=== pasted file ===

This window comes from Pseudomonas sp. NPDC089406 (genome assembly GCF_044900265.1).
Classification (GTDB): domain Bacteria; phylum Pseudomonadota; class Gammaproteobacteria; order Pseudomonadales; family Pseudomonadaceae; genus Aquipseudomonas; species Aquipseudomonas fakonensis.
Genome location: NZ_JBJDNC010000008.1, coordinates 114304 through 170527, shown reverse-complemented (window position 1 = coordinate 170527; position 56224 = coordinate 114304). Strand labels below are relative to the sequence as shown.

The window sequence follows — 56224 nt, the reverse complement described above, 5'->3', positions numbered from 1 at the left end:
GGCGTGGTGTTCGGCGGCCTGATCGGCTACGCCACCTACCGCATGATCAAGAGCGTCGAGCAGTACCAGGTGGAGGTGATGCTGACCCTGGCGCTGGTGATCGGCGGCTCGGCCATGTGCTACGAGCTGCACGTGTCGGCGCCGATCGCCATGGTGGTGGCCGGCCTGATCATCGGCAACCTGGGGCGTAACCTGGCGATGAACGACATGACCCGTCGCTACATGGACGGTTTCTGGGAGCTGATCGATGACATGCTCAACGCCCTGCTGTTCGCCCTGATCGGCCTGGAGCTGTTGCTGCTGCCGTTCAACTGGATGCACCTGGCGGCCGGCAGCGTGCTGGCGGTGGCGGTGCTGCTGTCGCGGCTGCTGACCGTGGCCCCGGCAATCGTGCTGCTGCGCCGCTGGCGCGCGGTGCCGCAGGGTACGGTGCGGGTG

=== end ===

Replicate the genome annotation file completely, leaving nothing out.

This window comes from Pseudomonas sp. NPDC089406 (genome assembly GCF_044900265.1).
Classification (GTDB): domain Bacteria; phylum Pseudomonadota; class Gammaproteobacteria; order Pseudomonadales; family Pseudomonadaceae; genus Aquipseudomonas; species Aquipseudomonas fakonensis.
Genome location: NZ_JBJDNC010000008.1, coordinates 114304 through 170527, shown reverse-complemented (window position 1 = coordinate 170527; position 56224 = coordinate 114304). Strand labels below are relative to the sequence as shown.

The window sequence follows — 56224 nt, the reverse complement described above, 5'->3', positions numbered from 1 at the left end:
GGCGTGGTGTTCGGCGGCCTGATCGGCTACGCCACCTACCGCATGATCAAGAGCGTCGAGCAGTACCAGGTGGAGGTGATGCTGACCCTGGCGCTGGTGATCGGCGGCTCGGCCATGTGCTACGAGCTGCACGTGTCGGCGCCGATCGCCATGGTGGTGGCCGGCCTGATCATCGGCAACCTGGGGCGTAACCTGGCGATGAACGACATGACCCGTCGCTACATGGACGGTTTCTGGGAGCTGATCGATGACATGCTCAACGCCCTGCTGTTCGCCCTGATCGGCCTGGAGCTGTTGCTGCTGCCGTTCAACTGGATGCACCTGGCGGCCGGCAGCGTGCTGGCGGTGGCGGTGCTGCTGTCGCGGCTGCTGACCGTGGCCCCGGCAATCGTGCTGCTGCGCCGCTGGCGCGCGGTGCCGCAGGGTACGGTGCGGGTG